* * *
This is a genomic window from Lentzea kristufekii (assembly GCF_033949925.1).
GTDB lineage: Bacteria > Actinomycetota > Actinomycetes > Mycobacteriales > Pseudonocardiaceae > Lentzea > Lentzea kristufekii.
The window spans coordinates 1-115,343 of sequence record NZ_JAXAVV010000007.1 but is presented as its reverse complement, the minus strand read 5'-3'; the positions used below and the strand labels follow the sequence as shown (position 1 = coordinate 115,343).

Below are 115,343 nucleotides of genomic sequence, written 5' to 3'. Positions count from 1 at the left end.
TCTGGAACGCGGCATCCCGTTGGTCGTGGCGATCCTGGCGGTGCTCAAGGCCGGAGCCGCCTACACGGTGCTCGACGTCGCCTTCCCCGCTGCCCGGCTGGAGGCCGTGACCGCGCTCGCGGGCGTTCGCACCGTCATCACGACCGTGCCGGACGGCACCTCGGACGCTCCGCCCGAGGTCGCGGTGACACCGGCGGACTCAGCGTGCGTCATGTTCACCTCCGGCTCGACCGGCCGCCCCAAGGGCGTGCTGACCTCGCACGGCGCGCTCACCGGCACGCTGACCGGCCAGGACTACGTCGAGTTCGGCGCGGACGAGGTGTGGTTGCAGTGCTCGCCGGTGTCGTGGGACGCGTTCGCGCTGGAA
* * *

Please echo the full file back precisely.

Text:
This is a genomic window from Lentzea kristufekii (assembly GCF_033949925.1).
GTDB lineage: Bacteria > Actinomycetota > Actinomycetes > Mycobacteriales > Pseudonocardiaceae > Lentzea > Lentzea kristufekii.
The window spans coordinates 1-115,343 of sequence record NZ_JAXAVV010000007.1 but is presented as its reverse complement, the minus strand read 5'-3'; the positions used below and the strand labels follow the sequence as shown (position 1 = coordinate 115,343).

Below are 115,343 nucleotides of genomic sequence, written 5' to 3'. Positions count from 1 at the left end.
TCTGGAACGCGGCATCCCGTTGGTCGTGGCGATCCTGGCGGTGCTCAAGGCCGGAGCCGCCTACACGGTGCTCGACGTCGCCTTCCCCGCTGCCCGGCTGGAGGCCGTGACCGCGCTCGCGGGCGTTCGCACCGTCATCACGACCGTGCCGGACGGCACCTCGGACGCTCCGCCCGAGGTCGCGGTGACACCGGCGGACTCAGCGTGCGTCATGTTCACCTCCGGCTCGACCGGCCGCCCCAAGGGCGTGCTGACCTCGCACGGCGCGCTCACCGGCACGCTGACCGGCCAGGACTACGTCGAGTTCGGCGCGGACGAGGTGTGGTTGCAGTGCTCGCCGGTGTCGTGGGACGCGTTCGCGCTGGAA